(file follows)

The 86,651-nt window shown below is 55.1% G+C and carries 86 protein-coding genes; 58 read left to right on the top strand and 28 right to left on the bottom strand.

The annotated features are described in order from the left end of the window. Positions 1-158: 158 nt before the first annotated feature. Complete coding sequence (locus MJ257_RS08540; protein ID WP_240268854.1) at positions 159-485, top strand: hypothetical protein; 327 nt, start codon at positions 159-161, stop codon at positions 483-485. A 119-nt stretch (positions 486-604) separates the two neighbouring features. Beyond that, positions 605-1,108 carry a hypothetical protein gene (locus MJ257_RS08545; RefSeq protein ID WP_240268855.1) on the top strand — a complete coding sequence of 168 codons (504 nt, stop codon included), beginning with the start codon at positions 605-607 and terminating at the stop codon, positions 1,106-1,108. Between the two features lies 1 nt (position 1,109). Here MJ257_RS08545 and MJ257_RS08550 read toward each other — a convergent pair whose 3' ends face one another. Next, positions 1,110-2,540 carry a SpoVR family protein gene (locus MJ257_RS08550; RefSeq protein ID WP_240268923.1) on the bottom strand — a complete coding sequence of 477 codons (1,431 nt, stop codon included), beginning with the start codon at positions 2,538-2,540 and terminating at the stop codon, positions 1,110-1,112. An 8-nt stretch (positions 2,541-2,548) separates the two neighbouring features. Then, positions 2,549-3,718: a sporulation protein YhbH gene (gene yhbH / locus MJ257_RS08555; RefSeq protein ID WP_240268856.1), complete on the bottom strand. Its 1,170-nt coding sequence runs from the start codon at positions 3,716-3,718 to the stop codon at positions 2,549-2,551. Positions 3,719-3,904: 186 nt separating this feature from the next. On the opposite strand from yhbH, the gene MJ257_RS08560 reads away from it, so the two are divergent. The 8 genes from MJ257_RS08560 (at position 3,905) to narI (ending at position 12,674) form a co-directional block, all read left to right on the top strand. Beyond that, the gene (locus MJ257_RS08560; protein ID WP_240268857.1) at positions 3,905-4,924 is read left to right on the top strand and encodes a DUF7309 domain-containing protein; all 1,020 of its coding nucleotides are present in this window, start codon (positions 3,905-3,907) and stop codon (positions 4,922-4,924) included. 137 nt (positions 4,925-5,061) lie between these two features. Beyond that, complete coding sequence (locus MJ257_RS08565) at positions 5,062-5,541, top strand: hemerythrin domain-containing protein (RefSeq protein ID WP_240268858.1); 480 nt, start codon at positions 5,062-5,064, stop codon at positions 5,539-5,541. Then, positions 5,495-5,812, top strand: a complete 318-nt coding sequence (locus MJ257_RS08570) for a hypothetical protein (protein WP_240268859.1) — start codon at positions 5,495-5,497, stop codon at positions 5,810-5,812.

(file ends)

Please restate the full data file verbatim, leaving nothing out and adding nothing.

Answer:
The 86,651-nt window shown below is 55.1% G+C and carries 86 protein-coding genes; 58 read left to right on the top strand and 28 right to left on the bottom strand.

The annotated features are described in order from the left end of the window. Positions 1-158: 158 nt before the first annotated feature. Complete coding sequence (locus MJ257_RS08540; protein ID WP_240268854.1) at positions 159-485, top strand: hypothetical protein; 327 nt, start codon at positions 159-161, stop codon at positions 483-485. A 119-nt stretch (positions 486-604) separates the two neighbouring features. Beyond that, positions 605-1,108 carry a hypothetical protein gene (locus MJ257_RS08545; RefSeq protein ID WP_240268855.1) on the top strand — a complete coding sequence of 168 codons (504 nt, stop codon included), beginning with the start codon at positions 605-607 and terminating at the stop codon, positions 1,106-1,108. Between the two features lies 1 nt (position 1,109). Here MJ257_RS08545 and MJ257_RS08550 read toward each other — a convergent pair whose 3' ends face one another. Next, positions 1,110-2,540 carry a SpoVR family protein gene (locus MJ257_RS08550; RefSeq protein ID WP_240268923.1) on the bottom strand — a complete coding sequence of 477 codons (1,431 nt, stop codon included), beginning with the start codon at positions 2,538-2,540 and terminating at the stop codon, positions 1,110-1,112. An 8-nt stretch (positions 2,541-2,548) separates the two neighbouring features. Then, positions 2,549-3,718: a sporulation protein YhbH gene (gene yhbH / locus MJ257_RS08555; RefSeq protein ID WP_240268856.1), complete on the bottom strand. Its 1,170-nt coding sequence runs from the start codon at positions 3,716-3,718 to the stop codon at positions 2,549-2,551. Positions 3,719-3,904: 186 nt separating this feature from the next. On the opposite strand from yhbH, the gene MJ257_RS08560 reads away from it, so the two are divergent. The 8 genes from MJ257_RS08560 (at position 3,905) to narI (ending at position 12,674) form a co-directional block, all read left to right on the top strand. Beyond that, the gene (locus MJ257_RS08560; protein ID WP_240268857.1) at positions 3,905-4,924 is read left to right on the top strand and encodes a DUF7309 domain-containing protein; all 1,020 of its coding nucleotides are present in this window, start codon (positions 3,905-3,907) and stop codon (positions 4,922-4,924) included. 137 nt (positions 4,925-5,061) lie between these two features. Beyond that, complete coding sequence (locus MJ257_RS08565) at positions 5,062-5,541, top strand: hemerythrin domain-containing protein (RefSeq protein ID WP_240268858.1); 480 nt, start codon at positions 5,062-5,064, stop codon at positions 5,539-5,541. Then, positions 5,495-5,812, top strand: a complete 318-nt coding sequence (locus MJ257_RS08570) for a hypothetical protein (protein WP_240268859.1) — start codon at positions 5,495-5,497, stop codon at positions 5,810-5,812.